People often say Lucky! when they hear my job title, but the fact is that I leave almost all of the restaurant criticism to our reviewer, Faiyaz Kara, and frankly I don't envy him all that steak and confit duck and fried chicken. (Sounds good on paper, though, doesn't it?) The way I want to eat hasn't gained a strong foothold in the Orlando restaurant scene yet, though we're starting to see inklings of it here and there: whole grains and fresh vegetables in the starring role, green herbs and toasted spices keeping things interesting, smaller dabs of proteins and cheeses and nuts and sauces making it all a bit more indulgent.
The best example of this plant-based but not necessarily vegan/vegetarian approach is the grain bowl, currently a craze on both coasts (though it works equally well on tacos, pizzas or toasts): dishes like the grits cooked in cashew milk topped with slow-roasted pork, pickled red onions, avocado and fennel salad at New York's El Rey Luncheonette; or the Kokuho Rose brown rice bowl with sorrel pesto, preserved Meyer lemon and radishes, dashed with house-made hot sauce, French sheep's-milk feta and a poached egg at Sqirl LA. This is a cult of bright, sharp, clean flavors that throw a curveball.
Patton Oswalt memorably described the KFC Famous Bowl (a 2006 innovation consisting of a stack of mashed potatoes, canned corn, popcorn chicken, gravy and cheese) as a "failure pile in a sadness bowl"; but this is most definitely not that. And I realize that as staunchly as I feel this is not just a but the new way to eat, the person to my right believes in the delicious necessity of bacon and chocolate mousse, and the person to my left thinks eating any kind of animal-derived product is both cruel and bad for the planet. Different lunches for different bunches, right?
However, for whatever reasons (widespread drought? rampant diabetes?), putting vegetables at the center of the plate is a philosophy that's gaining ground with even the most decadent chefs. In our recent interview with Art Smith, the king of comfort food, he said vegan was the next cuisine to hit it big, that he was "all porked out" and that "We need more plant-based menus and vegan-friendly restaurants, which Homecoming [his Disney Springs restaurant opening next year] will be." This year saw a spike in cookbooks promulgating this plant-centric but pleasure-seeking way of eating, even including one from April Bloomfield, a woman known for her over-the-top "meateries," the Spotted Pig and the Breslin. Here are a few worth the purchase price.
Food52 Genius Recipes: 100 Recipes That Will Change the Way You Cook, by Kristen Miglore (Ten Speed Press, 272 pages) Focused more on technique than ingredient, this book will gift you with at least one permanent addition to your repertoire. Best dish: Pasta with yogurt and caramelized onions
Food52 Vegan: 60 Vegetable-Driven Recipes for Any Kitchen, by Gena Hamshaw (Ten Speed Press, 160 pages) That prize find: a vegan cookbook without an overreliance on meat substitutes. Best dish: Roasted cauliflower, freekeh and currant salad
A Girl and Her Greens, by April Bloomfield (Ecco, 272 pages) Who knew? The woman who won a Michelin star for her way with meat (ALL kinds of meat) loves vegetables too. Best dish: Roasted and raw fennel salad with blood orange and bottarga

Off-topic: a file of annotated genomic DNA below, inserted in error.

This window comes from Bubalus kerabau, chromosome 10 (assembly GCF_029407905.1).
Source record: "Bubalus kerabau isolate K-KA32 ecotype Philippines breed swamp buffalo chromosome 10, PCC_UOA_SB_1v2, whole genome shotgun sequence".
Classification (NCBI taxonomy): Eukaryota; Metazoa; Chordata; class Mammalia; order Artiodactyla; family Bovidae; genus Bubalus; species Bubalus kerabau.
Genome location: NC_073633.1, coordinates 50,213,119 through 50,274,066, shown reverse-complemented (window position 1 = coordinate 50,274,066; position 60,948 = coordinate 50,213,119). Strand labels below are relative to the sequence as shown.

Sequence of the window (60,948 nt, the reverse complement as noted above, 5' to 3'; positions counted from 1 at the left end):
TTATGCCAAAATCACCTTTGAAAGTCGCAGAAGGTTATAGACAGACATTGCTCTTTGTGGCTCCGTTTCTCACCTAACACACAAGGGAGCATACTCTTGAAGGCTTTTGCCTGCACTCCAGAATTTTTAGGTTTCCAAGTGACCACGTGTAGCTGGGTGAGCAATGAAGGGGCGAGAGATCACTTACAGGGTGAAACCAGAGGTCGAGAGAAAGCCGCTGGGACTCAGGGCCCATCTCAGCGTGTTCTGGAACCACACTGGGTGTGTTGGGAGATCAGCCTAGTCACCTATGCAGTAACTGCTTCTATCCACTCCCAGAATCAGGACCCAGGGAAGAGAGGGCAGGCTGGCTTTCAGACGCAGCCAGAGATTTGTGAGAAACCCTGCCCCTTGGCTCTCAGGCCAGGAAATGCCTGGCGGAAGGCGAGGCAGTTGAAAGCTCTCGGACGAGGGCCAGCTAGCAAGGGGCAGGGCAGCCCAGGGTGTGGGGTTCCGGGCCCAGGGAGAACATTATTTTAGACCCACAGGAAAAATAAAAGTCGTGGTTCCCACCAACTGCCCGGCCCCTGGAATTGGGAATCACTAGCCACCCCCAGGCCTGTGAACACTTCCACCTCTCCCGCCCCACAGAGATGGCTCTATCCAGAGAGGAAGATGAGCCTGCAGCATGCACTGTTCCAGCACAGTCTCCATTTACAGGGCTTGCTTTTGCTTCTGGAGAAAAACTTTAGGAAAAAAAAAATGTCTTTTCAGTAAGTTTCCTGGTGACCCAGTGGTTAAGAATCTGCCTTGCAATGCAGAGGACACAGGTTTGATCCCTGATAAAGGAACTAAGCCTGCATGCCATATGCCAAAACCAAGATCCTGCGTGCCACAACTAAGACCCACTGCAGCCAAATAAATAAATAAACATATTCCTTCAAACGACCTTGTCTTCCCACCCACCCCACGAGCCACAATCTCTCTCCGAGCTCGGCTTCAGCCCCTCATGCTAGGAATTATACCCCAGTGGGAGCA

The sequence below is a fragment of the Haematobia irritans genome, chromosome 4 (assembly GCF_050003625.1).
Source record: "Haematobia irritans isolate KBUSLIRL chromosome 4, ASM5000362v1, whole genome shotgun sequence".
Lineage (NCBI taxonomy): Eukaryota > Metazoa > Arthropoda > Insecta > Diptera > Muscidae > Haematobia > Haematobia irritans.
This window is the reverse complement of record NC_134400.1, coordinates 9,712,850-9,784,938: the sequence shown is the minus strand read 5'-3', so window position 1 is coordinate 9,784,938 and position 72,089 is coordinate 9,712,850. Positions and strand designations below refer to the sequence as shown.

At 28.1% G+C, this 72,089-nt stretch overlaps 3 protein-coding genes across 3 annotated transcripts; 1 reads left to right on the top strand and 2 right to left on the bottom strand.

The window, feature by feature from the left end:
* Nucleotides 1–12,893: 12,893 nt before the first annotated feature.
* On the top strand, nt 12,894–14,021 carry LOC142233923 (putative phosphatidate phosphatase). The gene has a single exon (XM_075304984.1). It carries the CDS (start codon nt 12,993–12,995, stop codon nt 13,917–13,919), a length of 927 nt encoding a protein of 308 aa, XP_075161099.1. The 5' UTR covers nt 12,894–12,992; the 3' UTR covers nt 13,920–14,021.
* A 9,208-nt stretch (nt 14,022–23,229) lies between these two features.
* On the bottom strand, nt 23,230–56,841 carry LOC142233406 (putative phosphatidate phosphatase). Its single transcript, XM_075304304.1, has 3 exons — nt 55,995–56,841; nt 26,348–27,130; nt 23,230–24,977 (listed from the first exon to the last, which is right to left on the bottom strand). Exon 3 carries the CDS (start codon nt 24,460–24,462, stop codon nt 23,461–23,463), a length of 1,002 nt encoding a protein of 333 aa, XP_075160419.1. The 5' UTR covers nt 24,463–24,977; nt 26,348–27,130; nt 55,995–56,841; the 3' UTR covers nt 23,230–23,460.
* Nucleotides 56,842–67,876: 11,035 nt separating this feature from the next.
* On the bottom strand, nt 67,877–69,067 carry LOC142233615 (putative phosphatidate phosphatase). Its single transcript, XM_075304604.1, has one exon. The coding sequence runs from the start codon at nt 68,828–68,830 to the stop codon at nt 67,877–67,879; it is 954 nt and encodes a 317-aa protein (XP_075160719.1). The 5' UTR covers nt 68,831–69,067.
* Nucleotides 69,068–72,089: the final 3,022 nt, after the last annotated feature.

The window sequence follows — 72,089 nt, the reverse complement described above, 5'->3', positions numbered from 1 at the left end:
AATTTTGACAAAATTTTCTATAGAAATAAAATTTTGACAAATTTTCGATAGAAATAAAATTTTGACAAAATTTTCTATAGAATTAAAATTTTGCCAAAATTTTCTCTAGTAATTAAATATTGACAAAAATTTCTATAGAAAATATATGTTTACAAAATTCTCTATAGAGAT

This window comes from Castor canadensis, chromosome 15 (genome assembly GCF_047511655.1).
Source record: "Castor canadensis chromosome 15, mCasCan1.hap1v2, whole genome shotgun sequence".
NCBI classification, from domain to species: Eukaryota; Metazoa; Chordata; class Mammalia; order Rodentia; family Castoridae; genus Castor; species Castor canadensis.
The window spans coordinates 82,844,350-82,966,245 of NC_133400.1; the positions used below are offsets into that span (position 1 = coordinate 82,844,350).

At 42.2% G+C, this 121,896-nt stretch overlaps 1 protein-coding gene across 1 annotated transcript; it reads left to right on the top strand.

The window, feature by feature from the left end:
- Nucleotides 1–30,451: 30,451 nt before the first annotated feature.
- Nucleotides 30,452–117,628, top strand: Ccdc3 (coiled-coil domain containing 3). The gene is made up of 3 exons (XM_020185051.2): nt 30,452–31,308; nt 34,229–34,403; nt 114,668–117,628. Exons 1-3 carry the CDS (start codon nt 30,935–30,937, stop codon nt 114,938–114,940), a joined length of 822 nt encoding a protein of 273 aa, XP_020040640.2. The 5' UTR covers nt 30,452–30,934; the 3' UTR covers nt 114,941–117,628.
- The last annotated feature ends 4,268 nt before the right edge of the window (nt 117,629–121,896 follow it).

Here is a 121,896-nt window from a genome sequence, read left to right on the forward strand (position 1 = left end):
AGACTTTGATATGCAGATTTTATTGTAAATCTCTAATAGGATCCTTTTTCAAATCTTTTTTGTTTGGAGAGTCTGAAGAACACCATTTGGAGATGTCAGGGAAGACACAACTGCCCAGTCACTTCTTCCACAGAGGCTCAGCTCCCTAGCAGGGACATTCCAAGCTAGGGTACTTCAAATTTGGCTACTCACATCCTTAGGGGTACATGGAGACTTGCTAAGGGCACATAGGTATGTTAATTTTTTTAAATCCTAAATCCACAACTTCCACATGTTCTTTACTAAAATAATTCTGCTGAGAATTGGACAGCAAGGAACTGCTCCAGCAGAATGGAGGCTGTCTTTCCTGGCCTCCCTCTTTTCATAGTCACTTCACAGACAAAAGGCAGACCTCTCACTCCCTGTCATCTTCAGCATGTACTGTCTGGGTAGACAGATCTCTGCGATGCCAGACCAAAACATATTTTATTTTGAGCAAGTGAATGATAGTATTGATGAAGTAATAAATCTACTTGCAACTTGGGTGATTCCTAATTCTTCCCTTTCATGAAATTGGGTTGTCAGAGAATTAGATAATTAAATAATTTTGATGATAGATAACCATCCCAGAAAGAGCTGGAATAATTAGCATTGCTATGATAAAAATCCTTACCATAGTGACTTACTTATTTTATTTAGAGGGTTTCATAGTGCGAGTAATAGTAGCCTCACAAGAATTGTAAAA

Gjelina, by Travis Lett (Chronicle Books, 288 pages) Simple but sumptuous recipes from the chef of the celebrated Venice, California, restaurant. Best dish: Grilled king oyster mushrooms with lemon zest and tarragon butter
A Modern Way to Eat, by Anna Jones (Ten Speed Press, 352 pages) Beautifully laid out and photographed, this book is suffused with Jones' calm, unhurried personality. Best dish: Sweet and salty tahini-crunch greens
My New Roots, by Sarah Britton (Clarkson Potter, 256 pages) Yet another book born of a blog, like so many cookbooks now. Try her most popular recipe, the "life-changing loaf of bread," for yourself and see. Best dish: Life-changing bread with olives and caraway
Near & Far: Recipes Inspired by Home and Travel, by Heidi Swanson (Ten Speed Press, 336 pages) Swanson knocks it out of the park again – she practically invented this whole-food-centered, healthy but pleasurable way of home cooking. Best dish: Eggs in purgatory, two ways
Seven Spoons, by Tara O'Brady (Ten Speed Press, 296 pages) O'Brady is a Canadian of Indian descent and the daughter of a sailor, which explains the global twists in her pantry; her beautiful prose makes this book a pleasure to linger over. Best dish: Baked eggs, North Indian style
The Sprouted Kitchen: Bowl and Spoon, by Sara Forte (Ten Speed Press, 256 pages) The second Sprouted Kitchen cookbook retains the fresh-produce focus of the first, but sticks to meals in bowls. Best dish: Lentil and mushroom-stuffed peppers over goat cheese-butternut mash
Street Vegan: Recipes and Dispatches From the Cinnamon Snail Food Truck, by Adam Sobel (Clarkson Potter, 272 pages) Over-the-top in the best way; vegan, but most definitely not diet food. Best dish: Lemongrass five-spice seitan with curried cashews and Szechuan chile sauce
Toast, by Raquel Pelzel (Phaidon Press, 120 pages) Scoff if you like, but this may be my favorite book of the lot. Arranged by season and wide-ranging in ethnic inspirations (and Pelzel's not afraid to mash those cuisines together). Best dish: Banh mi schmear toast
Twenty Dinners, by Ithai Schori and Chris Taylor (Clarkson Potter, 272 pages) Grizzly Bear bassist and his friends eat their way through the seasons. Arranged in dinner-party-worthy menus: main, sides, dessert. Best dish: Spiced carrots with harissa yogurt, pistachios and mint
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